I asked Mr. Carter if a drug or alcohol test was done on the officer in the June 5 incident.  He said that it was a long time ago.  I said, ok, and rephrased the question, HAD drug and alcohol test been done.  No answer.
Drug and alcohol testing on officers who had been involve in violence against citizens was one of the demands on the city made by CU Citizens for Peace and Justice back in March 2010.  Not one of those demands has been met by the city.

Given the seriousness of the charge against the officer and the corroborating video, I asked if the City of Champaign would now obey two Illinois court decisions and release to the News-Gazette and other news organizations the names of officers who have had allegations of abuse filed against them.
He said that is was still not settled law and that the city would continue to wait.

I asked if this case, coming after a long string of allegations of police abuse in Champaign did not strengthen the case of a civilian review board with subpoena power.  He said that there were currently discussions on the city council about that and there will be a study session.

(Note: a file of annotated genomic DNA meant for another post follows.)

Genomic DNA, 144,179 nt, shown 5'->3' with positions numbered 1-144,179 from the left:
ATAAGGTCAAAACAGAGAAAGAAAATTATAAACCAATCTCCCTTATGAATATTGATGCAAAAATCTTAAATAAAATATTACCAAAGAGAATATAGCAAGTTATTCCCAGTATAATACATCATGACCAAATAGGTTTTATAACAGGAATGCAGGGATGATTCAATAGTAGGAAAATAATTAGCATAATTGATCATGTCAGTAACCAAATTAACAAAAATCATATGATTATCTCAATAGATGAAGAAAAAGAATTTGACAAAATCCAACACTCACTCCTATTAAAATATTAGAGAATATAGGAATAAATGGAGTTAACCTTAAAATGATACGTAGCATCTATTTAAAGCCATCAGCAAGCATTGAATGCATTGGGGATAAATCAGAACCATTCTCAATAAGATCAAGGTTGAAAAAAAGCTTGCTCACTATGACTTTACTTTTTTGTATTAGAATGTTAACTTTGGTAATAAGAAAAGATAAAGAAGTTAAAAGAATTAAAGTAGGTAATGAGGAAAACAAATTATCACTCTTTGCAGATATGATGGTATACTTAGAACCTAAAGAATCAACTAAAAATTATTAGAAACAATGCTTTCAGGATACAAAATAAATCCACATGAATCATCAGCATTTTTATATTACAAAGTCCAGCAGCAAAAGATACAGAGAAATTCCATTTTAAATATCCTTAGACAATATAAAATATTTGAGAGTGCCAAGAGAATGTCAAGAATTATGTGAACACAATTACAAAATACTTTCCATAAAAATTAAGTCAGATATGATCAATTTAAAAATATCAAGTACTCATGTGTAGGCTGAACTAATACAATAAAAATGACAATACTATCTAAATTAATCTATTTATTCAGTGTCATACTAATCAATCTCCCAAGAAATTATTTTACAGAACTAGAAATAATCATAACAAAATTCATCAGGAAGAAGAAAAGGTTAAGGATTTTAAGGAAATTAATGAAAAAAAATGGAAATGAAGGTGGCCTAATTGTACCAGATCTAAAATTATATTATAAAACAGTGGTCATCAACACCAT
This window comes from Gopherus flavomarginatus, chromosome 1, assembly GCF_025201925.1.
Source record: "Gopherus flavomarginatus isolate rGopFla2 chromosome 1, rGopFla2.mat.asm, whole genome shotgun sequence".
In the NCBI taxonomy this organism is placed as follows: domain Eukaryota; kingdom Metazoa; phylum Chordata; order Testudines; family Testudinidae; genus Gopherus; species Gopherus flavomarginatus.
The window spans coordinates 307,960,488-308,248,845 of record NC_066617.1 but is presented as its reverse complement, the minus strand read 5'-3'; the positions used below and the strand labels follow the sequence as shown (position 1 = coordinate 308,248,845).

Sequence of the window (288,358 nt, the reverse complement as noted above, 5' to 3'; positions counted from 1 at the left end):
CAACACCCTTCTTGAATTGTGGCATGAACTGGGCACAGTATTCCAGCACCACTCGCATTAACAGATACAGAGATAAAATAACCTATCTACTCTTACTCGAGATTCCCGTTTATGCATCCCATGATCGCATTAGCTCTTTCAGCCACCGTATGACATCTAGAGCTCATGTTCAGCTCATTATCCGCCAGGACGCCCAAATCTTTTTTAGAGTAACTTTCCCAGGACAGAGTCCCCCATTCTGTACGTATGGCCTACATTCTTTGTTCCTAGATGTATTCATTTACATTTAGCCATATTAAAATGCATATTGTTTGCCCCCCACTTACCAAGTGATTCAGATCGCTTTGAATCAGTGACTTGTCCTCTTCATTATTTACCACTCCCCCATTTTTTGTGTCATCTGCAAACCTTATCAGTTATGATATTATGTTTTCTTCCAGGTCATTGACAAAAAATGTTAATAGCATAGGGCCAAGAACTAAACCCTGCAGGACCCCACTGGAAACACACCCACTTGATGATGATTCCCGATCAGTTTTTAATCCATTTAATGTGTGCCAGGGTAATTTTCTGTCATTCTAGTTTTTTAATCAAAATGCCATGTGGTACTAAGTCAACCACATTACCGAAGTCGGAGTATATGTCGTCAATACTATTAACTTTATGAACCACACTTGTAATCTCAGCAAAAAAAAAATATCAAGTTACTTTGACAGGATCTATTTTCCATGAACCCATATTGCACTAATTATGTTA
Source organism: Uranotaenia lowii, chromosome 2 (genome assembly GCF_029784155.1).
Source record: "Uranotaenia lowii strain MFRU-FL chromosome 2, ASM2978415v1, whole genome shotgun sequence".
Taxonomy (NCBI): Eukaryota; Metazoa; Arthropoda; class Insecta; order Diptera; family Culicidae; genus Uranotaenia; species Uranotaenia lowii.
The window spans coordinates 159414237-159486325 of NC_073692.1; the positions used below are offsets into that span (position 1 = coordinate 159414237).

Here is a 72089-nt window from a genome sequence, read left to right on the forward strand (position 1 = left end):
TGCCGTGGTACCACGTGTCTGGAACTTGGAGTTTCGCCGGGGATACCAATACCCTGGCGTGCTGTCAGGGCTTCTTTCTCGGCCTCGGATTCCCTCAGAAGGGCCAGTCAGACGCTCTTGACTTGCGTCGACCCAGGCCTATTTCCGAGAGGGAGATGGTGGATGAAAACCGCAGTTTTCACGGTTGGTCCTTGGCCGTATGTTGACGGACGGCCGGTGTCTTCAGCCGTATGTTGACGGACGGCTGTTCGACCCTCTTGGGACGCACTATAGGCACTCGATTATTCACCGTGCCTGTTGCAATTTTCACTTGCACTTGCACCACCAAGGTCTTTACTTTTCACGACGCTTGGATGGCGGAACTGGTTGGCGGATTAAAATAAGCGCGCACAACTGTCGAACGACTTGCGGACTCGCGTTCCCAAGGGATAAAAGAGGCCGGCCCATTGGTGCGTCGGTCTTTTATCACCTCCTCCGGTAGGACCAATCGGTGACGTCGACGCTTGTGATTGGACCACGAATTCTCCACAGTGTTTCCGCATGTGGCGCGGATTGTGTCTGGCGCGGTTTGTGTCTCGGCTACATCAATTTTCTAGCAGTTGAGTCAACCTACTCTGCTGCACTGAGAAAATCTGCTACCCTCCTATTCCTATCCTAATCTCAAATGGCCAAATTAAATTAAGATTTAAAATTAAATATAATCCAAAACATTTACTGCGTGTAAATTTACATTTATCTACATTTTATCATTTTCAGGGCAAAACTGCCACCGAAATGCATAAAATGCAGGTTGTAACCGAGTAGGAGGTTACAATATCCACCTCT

I asked why there were so many complaints against the police in Champaign, complaints involving the serious human rights violations of excessive violence and racial discrimination, when we do not have them coming against the Urbana or University police forces.  Why can’t the Champaign force police less violently.  He said that he couldn’t speak about the Urbana or University forces, but that the whole use of force issue was going to be reconsidered.

Finally, I asked whether given his steadfast defense of the department when it was faced with a string of charges of abuse in the past, he might consider retiring given what has come to light now.  He said that he has not been considering that.  So, while Champaign will have a new police chief next year, the chief executive officer of the city intends staying put.  Only the council has the power oblige him to leave.

Troubling or Outrageous!

I'm so tired of hearing the "excuses" for the abuse of young African-american's in this community. the Black community must stand together and not allow "race managers" to attempt to deny Blacks' in this community justice. Misconduct, NO! Human Rights Violations', YES! People will get tired and fight back. The City had better respond in the most appropriate way. Stop protecting these rabid racist, and prosecute them like you prosecute the Black folks in this community. That's for Julia!